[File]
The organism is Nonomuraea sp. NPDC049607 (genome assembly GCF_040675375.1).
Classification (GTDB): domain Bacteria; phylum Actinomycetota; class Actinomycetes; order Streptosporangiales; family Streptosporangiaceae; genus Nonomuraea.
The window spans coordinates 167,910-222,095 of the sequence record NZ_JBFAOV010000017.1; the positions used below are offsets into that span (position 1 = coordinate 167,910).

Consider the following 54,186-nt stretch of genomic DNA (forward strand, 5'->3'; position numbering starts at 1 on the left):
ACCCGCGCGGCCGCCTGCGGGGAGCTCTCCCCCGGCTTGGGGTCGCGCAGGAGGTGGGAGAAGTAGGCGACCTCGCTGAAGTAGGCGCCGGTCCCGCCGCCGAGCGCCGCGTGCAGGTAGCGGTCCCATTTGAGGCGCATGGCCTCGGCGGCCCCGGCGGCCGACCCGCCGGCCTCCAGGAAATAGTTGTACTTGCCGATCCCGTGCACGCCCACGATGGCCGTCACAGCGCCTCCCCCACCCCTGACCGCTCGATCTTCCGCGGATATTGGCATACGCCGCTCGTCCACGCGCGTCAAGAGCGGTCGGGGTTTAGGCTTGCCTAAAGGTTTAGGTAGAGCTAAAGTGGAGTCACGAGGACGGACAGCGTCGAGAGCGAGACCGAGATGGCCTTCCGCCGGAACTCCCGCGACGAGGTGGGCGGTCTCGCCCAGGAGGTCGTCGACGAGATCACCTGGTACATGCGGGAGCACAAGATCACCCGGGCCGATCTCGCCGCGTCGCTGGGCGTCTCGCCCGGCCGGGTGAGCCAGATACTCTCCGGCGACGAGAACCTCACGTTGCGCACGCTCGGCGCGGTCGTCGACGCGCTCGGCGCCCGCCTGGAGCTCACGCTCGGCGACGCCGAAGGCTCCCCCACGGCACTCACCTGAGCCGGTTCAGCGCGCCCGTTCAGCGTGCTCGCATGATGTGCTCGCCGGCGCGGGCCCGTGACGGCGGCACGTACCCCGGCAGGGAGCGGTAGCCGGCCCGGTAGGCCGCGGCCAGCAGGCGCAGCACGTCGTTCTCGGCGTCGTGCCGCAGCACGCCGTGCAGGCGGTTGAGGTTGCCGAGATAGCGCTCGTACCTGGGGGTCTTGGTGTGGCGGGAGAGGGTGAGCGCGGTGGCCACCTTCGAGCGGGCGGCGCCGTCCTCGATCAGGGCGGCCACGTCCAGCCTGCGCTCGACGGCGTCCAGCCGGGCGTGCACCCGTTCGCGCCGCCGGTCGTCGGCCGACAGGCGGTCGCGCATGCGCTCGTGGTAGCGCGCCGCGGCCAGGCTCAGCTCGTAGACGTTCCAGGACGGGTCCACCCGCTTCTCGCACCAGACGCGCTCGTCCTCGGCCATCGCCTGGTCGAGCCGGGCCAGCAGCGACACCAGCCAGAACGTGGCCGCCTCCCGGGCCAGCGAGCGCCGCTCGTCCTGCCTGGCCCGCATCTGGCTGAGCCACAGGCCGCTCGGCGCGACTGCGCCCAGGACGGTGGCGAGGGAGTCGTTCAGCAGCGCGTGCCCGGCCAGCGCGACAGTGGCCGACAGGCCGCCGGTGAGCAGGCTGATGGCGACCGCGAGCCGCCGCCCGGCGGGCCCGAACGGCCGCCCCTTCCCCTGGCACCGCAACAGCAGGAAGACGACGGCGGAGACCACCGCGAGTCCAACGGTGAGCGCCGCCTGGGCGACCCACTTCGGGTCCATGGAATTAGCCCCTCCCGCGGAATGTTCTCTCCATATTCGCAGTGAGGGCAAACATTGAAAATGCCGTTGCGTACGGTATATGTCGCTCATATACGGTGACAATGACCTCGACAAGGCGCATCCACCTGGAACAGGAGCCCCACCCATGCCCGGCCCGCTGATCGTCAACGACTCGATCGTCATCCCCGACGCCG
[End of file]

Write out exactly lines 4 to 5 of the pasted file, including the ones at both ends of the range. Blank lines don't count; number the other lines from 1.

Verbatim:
Consider the following 54,186-nt stretch of genomic DNA (forward strand, 5'->3'; position numbering starts at 1 on the left):
ACCCGCGCGGCCGCCTGCGGGGAGCTCTCCCCCGGCTTGGGGTCGCGCAGGAGGTGGGAGAAGTAGGCGACCTCGCTGAAGTAGGCGCCGGTCCCGCCGCCGAGCGCCGCGTGCAGGTAGCGGTCCCATTTGAGGCGCATGGCCTCGGCGGCCCCGGCGGCCGACCCGCCGGCCTCCAGGAAATAGTTGTACTTGCCGATCCCGTGCACGCCCACGATGGCCGTCACAGCGCCTCCCCCACCCCTGACCGCTCGATCTTCCGCGGATATTGGCATACGCCGCTCGTCCACGCGCGTCAAGAGCGGTCGGGGTTTAGGCTTGCCTAAAGGTTTAGGTAGAGCTAAAGTGGAGTCACGAGGACGGACAGCGTCGAGAGCGAGACCGAGATGGCCTTCCGCCGGAACTCCCGCGACGAGGTGGGCGGTCTCGCCCAGGAGGTCGTCGACGAGATCACCTGGTACATGCGGGAGCACAAGATCACCCGGGCCGATCTCGCCGCGTCGCTGGGCGTCTCGCCCGGCCGGGTGAGCCAGATACTCTCCGGCGACGAGAACCTCACGTTGCGCACGCTCGGCGCGGTCGTCGACGCGCTCGGCGCCCGCCTGGAGCTCACGCTCGGCGACGCCGAAGGCTCCCCCACGGCACTCACCTGAGCCGGTTCAGCGCGCCCGTTCAGCGTGCTCGCATGATGTGCTCGCCGGCGCGGGCCCGTGACGGCGGCACGTACCCCGGCAGGGAGCGGTAGCCGGCCCGGTAGGCCGCGGCCAGCAGGCGCAGCACGTCGTTCTCGGCGTCGTGCCGCAGCACGCCGTGCAGGCGGTTGAGGTTGCCGAGATAGCGCTCGTACCTGGGGGTCTTGGTGTGGCGGGAGAGGGTGAGCGCGGTGGCCACCTTCGAGCGGGCGGCGCCGTCCTCGATCAGGGCGGCCACGTCCAGCCTGCGCTCGACGGCGTCCAGCCGGGCGTGCACCCGTTCGCGCCGCCGGTCGTCGGCCGACAGGCGGTCGCGCATGCGCTCGTGGTAGCGCGCCGCGGCCAGGCTCAGCTCGTAGACGTTCCAGGACGGGTCCACCCGCTTCTCGCACCAGACGCGCTCGTCCTCGGCCATCGCCTGGTCGAGCCGGGCCAGCAGCGACACCAGCCAGAACGTGGCCGCCTCCCGGGCCAGCGAGCGCCGCTCGTCCTGCCTGGCCCGCATCTGGCTGAGCCACAGGCCGCTCGGCGCGACTGCGCCCAGGACGGTGGCGAGGGAGTCGTTCAGCAGCGCGTGCCCGGCCAGCGCGACAGTGGCCGACAGGCCGCCGGTGAGCAGGCTGATGGCGACCGCGAGCCGCCGCCCGGCGGGCCCGAACGGCCGCCCCTTCCCCTGGCACCGCAACAGCAGGAAGACGACGGCGGAGACCACCGCGAGTCCAACGGTGAGCGCCGCCTGGGCGACCCACTTCGGGTCCATGGAATTAGCCCCTCCCGCGGAATGTTCTCTCCATATTCGCAGTGAGGGCAAACATTGAAAATGCCGTTGCGTACGGTATATGTCGCTCATATACGGTGACAATGACCTCGACAAGGCGCATCCACCTGGAACAGGAGCCCCACCCATGCCCGGCCCGCTGATCGTCAACGACTCGATCGTCATCCCCGACGCCG